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Nailgun Quick Start

  1. Make sure your classpath includes nailgun-server-0.9.1.jar and any class(es) you want Nailgun to run. All your classes need is a standard main() method. You can also use the examples provided in the nailgun-examples-0.9.1.jar file.
  2. Launch the Nailgun server with "java com.martiansoftware.nailgun.NGServer". If you just want to run the examples, go into the nailgun-examples directory and type "mvn exec:java -Dexec.mainClass=com.martiansoftware.nailgun.NGServer".
  3. From another command line session, run your class from the nailgun client with "ng com.yourdomain.yourpackage.YourClass". If your class expects command line arguments, go ahead and include them after the classname.

That's it.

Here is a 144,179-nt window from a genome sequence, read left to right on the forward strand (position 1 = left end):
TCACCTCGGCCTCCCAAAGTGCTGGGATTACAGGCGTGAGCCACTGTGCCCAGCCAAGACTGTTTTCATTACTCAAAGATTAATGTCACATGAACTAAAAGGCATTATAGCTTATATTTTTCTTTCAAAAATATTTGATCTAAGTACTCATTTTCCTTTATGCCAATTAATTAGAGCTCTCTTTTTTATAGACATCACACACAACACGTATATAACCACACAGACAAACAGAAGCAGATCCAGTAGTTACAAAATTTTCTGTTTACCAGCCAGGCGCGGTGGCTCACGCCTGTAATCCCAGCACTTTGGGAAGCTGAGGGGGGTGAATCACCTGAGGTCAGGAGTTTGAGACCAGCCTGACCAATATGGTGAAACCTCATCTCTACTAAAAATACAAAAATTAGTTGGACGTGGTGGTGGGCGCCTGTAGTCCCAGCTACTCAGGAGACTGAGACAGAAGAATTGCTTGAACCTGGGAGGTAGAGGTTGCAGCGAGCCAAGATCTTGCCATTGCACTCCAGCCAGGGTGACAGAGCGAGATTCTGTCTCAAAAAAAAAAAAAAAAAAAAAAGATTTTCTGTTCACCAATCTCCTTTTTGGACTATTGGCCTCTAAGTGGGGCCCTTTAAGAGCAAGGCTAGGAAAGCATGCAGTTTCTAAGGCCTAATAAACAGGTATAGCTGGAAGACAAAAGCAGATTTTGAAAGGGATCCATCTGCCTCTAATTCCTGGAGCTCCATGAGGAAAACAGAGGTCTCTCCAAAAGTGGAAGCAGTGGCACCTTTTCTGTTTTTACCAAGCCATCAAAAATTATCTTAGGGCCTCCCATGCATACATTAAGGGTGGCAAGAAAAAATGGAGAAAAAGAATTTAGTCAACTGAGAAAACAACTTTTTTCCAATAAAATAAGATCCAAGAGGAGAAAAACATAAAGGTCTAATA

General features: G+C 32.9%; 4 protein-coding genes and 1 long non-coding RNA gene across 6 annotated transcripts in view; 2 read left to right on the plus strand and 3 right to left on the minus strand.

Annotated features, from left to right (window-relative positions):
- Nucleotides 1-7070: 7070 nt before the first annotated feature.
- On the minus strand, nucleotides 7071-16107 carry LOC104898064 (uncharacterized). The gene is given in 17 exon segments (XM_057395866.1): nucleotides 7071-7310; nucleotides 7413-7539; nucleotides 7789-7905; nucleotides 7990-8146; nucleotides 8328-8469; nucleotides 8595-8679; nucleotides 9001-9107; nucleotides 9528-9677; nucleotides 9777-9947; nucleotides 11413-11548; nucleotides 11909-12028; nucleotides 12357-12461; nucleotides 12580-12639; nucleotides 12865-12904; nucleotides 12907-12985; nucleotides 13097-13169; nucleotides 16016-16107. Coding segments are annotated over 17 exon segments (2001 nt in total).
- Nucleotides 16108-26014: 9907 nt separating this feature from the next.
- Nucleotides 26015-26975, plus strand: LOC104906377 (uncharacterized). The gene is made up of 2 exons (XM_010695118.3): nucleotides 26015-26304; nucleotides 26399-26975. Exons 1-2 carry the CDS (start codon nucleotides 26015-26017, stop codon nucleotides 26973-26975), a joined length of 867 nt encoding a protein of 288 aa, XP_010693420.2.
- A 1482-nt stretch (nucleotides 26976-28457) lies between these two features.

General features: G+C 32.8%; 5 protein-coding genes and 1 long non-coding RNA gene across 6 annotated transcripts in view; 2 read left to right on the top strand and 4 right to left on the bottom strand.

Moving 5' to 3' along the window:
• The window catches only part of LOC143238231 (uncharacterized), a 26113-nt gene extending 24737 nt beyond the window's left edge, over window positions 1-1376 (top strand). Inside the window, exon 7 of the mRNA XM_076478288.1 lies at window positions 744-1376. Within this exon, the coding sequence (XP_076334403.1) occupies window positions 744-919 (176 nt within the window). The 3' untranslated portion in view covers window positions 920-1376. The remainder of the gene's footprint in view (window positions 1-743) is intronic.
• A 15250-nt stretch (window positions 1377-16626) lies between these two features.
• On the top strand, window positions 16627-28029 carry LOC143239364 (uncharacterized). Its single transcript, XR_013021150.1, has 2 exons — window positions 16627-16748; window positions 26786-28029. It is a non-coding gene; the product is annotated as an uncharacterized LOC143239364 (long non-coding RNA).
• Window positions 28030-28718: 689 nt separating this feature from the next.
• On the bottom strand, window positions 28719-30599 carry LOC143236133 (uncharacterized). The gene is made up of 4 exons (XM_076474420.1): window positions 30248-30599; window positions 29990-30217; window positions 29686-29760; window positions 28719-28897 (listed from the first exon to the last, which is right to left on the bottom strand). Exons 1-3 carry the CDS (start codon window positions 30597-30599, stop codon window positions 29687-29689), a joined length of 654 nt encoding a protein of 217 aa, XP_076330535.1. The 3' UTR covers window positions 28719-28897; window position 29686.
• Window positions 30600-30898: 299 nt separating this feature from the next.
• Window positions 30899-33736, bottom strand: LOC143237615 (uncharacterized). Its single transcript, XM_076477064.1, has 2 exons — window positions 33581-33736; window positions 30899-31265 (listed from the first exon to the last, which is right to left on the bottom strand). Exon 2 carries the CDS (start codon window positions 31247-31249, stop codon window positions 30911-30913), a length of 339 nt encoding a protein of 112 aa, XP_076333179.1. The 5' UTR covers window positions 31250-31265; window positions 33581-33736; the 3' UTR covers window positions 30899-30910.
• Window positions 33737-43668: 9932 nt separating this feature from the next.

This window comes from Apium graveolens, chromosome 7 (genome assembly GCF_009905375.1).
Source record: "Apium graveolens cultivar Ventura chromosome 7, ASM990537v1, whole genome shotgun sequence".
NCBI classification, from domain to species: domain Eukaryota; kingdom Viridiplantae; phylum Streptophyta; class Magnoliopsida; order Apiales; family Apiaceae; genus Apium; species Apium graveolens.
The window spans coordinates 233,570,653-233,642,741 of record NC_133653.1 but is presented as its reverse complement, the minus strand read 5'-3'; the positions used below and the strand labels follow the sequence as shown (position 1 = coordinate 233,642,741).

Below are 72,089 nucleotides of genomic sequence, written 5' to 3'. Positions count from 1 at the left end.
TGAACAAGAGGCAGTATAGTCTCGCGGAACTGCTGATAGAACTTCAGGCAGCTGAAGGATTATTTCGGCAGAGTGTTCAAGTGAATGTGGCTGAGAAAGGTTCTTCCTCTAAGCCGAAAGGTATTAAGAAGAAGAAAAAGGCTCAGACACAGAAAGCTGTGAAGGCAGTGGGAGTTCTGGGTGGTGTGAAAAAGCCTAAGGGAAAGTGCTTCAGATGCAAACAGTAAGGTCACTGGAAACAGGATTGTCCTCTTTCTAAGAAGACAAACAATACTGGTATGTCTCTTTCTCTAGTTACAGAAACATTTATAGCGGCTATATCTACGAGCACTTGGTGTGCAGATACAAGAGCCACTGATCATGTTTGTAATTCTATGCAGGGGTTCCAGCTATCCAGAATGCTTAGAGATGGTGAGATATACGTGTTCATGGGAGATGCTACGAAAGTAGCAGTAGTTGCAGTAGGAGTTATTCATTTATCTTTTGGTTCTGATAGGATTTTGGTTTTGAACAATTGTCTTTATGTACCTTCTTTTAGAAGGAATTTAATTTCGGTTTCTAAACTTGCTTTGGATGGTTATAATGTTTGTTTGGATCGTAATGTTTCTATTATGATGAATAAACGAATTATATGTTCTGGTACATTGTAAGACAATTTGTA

To shut down the server, use the ng client again. The command is "ng ng-stop". Some statistics will be displayed when Nailgun shuts down.


You can avoid a lot of typing by defining aliases for your classnames. Make sure the Nailgun server is still running, and set an alias via "ng ng-alias (aliasName) (aliasClass)". Replace (aliasName) with a short name of your choosing, and (aliasClass) with the fully qualified classname of your class. You can have multiple aliases for the same class. You'll see why this is useful later.

To see what aliases are currently defined, use "ng ng-alias" with no arguments.

Symbolic Links

If you find that aliases still require too much typing, you can create a symbolic link for the ng client. The name you give the link will be interpreted as the command or classname. You can use either an alias or a fully qualified classname for your symlink.


For MUCH greater functionality, you can provide an additional method in your class:

public static void nailMain(NGContext context) { // ... }